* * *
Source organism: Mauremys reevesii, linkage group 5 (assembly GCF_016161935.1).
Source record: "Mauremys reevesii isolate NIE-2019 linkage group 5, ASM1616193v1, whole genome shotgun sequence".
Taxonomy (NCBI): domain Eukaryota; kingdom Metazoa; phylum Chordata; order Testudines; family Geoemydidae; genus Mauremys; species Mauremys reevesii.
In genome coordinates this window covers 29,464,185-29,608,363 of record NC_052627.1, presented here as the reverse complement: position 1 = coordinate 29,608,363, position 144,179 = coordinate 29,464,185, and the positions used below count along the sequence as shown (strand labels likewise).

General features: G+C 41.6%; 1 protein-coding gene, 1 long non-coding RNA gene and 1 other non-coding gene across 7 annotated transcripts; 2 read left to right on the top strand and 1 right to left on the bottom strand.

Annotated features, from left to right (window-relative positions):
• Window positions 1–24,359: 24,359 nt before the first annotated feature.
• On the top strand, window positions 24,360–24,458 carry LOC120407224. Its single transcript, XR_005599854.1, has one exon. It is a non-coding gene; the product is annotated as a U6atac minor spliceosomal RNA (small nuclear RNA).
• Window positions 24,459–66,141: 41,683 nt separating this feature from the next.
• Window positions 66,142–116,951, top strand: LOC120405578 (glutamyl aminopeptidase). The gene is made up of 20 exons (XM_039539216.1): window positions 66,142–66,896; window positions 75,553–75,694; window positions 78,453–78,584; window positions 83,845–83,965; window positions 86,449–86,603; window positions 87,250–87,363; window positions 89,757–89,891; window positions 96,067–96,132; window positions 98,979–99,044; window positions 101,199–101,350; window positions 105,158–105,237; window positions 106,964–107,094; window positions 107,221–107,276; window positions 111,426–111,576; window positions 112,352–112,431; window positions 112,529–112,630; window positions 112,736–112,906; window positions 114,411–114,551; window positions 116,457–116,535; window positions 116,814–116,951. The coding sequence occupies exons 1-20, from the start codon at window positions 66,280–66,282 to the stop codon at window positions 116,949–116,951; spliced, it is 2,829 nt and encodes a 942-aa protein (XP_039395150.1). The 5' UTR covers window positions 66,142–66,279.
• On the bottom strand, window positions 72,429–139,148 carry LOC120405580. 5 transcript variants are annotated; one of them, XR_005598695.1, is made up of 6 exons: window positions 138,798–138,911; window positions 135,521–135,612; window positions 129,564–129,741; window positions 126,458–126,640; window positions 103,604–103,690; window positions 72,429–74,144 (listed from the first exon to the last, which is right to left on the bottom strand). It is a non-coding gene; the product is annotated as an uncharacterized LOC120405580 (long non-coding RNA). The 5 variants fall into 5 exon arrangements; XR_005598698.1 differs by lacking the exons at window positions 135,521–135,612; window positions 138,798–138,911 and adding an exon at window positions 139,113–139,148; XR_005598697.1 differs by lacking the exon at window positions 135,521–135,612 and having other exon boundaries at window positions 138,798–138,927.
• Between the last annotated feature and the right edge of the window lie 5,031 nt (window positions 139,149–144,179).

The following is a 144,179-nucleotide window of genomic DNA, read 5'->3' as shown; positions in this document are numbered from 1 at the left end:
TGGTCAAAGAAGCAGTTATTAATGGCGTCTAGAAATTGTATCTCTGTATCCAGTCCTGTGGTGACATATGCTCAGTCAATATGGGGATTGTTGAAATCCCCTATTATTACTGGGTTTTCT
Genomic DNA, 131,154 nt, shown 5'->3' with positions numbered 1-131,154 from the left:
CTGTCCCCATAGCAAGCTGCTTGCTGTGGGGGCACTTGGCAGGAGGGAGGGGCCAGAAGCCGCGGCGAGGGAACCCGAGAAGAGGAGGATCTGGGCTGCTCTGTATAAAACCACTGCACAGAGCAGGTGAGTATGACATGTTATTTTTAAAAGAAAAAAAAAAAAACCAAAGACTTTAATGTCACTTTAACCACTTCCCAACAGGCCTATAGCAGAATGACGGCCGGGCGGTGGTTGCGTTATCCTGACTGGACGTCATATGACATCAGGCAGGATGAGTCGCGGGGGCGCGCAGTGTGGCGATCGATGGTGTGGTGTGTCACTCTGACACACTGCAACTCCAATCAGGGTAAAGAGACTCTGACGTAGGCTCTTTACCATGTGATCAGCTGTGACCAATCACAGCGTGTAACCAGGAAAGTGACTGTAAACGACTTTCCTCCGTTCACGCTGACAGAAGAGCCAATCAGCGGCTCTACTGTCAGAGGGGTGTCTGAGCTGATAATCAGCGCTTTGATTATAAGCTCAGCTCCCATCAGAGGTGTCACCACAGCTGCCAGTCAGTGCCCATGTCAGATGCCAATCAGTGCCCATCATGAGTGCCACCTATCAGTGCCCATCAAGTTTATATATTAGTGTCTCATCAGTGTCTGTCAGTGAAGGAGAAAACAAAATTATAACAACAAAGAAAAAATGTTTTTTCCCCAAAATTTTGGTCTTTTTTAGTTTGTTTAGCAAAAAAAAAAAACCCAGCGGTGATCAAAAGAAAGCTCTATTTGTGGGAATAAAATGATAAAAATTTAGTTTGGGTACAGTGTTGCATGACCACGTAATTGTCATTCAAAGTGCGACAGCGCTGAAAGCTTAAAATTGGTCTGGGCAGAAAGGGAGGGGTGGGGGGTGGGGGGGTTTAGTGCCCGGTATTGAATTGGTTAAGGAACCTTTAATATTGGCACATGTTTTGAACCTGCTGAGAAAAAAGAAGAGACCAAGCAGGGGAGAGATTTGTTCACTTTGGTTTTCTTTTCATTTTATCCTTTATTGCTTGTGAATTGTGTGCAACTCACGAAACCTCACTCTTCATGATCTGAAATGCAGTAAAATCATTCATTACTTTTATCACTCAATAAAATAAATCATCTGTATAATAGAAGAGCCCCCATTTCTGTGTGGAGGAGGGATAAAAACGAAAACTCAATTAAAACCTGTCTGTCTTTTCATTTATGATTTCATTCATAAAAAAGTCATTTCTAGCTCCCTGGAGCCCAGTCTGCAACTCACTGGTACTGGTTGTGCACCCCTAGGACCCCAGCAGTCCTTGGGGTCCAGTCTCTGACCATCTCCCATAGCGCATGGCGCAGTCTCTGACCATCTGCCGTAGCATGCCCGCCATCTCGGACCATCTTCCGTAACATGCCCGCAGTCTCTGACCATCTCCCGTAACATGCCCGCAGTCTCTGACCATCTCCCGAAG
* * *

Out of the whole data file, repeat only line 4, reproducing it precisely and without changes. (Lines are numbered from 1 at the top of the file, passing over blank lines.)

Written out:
In genome coordinates this window covers 29,464,185-29,608,363 of record NC_052627.1, presented here as the reverse complement: position 1 = coordinate 29,608,363, position 144,179 = coordinate 29,464,185, and the positions used below count along the sequence as shown (strand labels likewise).